All through the night on Friday and into the wee hours of Saturday morning (March 22-23)—while many of us were sleeping—the US Senate voted on dozens of amendments and finally passed a blueprint for next year’s federal budget (S. Con. Res. 8). ICYMI: There were some important climate-related votes you should know about.
The controversy over the European Union’s Emissions Trading Scheme (EU-ETS) aviation rule continued to escalate last week. The rule came into effect on January 1, 2012, and requires all airlines to account for greenhouse gas emissions flying to and from the EU regardless of point of origin. In the US, Congress took action against the E.U. policy in the Federal Aviation Administration (FAA) bill, which passed the House and Senate in early February not on the same day.
This week we’ve kept our feature short and hope you will take a moment or two and fill out a quick survey about the Climate Action Hotline brought to you weekly by US Climate Action Network. Our goal is to bring you relevant climate and energy news of the week and to direct you, our members, to the key developments and action opportunities as well as keep our international colleagues informed of the US situation.
The good new is that House and Senate finally passed the more than $1 trillion dollar omnibus spending bill Thursday night and most of the egregious attacks on public health and the environment were left out. However, there were some notable dirty riders such as a step backward by repealing energy efficiency standards for light bulbs. Unfortunately, this bill also included provisions for exempting Arctic drilling from critical Clean Air Act standards which is not only bad for the environment but also the wrong way to legislate decisions like those.
The COP 17 climate talks in Durban ended on Sunday December 11th, making it the longest COP in the history of the UN climate talks. Delegates worked into the wee hours of Sunday to broker a deal that renewed the Kyoto Protocol and set into motion a Durban Roadmap. The Durban Roadmap for the first time in the history of the UNFCCC sets up a process to negotiate a comprehensive and balanced legal instrument to avert climate change; the legal instrument which would come into force by 2020.
Last Wednesday, leaders of sixteen major nonprofit organizations sent a letter to Secretary of State Clinton expressing concerns that U.S. negotiators are blocking progress at the COP17 climate talks in Durban, South Africa. Signers of the letter included: Center for International Environmental Law, Defenders of Wildlife, Earthjustice, Environmental Defense Fund, Greenpeace USA, National Tribal Environmental Council, Native American Rights Fund, Natural Resources Defense Council, Oxfam America, Physicians for Social Responsibility, Population Action International, Population Connection, Sierra Club, Union of Concerned Scientists, The Wilderness Society, World Wildlife Fund.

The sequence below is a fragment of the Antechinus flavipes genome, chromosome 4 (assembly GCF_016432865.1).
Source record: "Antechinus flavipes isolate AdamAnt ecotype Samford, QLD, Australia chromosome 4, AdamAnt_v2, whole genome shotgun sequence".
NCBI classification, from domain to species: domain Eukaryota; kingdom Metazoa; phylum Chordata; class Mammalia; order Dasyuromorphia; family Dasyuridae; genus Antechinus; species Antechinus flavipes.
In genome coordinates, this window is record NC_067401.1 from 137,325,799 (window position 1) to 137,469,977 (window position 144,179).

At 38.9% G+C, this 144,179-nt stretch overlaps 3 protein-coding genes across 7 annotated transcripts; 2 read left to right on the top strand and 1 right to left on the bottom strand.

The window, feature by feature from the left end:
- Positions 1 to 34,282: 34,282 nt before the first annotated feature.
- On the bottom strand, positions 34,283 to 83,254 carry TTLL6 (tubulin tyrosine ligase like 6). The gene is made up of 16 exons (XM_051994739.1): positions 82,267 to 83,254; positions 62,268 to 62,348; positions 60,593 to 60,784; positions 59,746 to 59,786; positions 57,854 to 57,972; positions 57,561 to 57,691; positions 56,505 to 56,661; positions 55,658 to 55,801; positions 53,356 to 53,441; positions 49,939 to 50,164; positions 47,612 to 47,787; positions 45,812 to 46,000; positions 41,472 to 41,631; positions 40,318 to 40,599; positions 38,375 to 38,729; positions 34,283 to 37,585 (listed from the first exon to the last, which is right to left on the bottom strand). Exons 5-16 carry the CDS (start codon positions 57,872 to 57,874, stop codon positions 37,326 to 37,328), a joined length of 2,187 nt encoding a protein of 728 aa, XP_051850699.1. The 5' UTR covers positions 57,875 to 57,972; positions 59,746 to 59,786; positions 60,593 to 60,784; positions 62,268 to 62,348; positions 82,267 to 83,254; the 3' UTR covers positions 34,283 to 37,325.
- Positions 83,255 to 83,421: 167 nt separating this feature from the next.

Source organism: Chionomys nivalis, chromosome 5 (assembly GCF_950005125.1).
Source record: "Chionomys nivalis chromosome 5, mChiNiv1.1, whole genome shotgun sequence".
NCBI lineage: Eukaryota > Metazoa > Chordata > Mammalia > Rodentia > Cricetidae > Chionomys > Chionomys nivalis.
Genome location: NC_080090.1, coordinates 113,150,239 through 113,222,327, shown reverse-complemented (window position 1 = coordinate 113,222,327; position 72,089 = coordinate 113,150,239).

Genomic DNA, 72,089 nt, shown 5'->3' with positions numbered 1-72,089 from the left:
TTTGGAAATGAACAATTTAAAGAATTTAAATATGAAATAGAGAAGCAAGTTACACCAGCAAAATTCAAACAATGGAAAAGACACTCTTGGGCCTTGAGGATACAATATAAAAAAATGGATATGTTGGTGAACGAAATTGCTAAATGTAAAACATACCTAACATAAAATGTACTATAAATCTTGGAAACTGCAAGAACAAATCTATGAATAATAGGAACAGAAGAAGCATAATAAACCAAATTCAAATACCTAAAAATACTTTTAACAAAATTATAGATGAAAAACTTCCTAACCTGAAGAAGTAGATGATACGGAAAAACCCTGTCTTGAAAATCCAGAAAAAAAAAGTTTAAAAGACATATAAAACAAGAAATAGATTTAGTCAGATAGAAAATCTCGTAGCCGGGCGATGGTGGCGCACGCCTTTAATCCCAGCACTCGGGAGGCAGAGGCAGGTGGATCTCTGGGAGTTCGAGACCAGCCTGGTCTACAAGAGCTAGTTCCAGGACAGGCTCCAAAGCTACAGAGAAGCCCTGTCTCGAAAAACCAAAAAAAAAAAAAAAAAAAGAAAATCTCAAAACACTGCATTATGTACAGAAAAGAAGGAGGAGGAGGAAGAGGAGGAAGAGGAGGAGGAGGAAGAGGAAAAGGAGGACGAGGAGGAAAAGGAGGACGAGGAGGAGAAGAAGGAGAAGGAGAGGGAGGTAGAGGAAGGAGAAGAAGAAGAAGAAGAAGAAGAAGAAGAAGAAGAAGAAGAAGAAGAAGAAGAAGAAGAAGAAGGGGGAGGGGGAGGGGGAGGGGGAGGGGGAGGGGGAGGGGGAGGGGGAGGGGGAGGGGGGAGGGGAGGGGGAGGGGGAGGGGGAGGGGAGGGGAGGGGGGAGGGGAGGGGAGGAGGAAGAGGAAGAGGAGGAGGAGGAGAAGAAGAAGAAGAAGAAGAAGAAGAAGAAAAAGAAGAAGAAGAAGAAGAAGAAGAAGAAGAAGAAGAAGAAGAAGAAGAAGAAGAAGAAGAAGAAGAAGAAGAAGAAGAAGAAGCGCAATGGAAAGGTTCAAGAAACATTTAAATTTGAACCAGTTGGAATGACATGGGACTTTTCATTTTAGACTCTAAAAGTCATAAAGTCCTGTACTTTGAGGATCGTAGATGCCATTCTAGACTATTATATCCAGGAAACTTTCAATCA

Yesterday, the 17th Conference of Parties (COP 17) to the United Nations’ Framework Convention on Climate Change (UNFCCC) began in Durban, South Africa. The UN Climate Talks will span two weeks and include delegates from 194 countries but also hundreds of public interest organizations and thousands of activists from around the world will join them to advocate for a fair, ambitious and binding agreement that will reduce global emissions, build vulnerable nations’ resilience to climate change and foster a low-carbon green economy globally.
Report Released and Impacts Leading Up to Durban November 21, 2011 One week from now, more than 190 nations will gather in Durban, South Africa for this year’s United Nations Framework Convention on Climate Change (UNFCCC) 17th Conference of Parties (COP) in Durban, South Africa. The conference is expected to be a critical juncture for […]
Owning Up: Taking Responsibility Before Durban November 14, 2011 As we paid tribute to our Armed Forces this week, the climate community celebrated an extraordinary victory for the health, safety and security of this country’s future; a future that America’s men and women in the military fight to protect every day, both at home and […]
Fighting for a Better Future November 7, 2011 “YES WE CAN!” chanted a huge crowd in Lafayette Park in front of the White House as President Obama’s motorcade passed by Sunday evening. This symbolic gesture was a great conclusion to the momentous collaborative action that had just occurred. Only minutes before, approximately 12,000 people had […]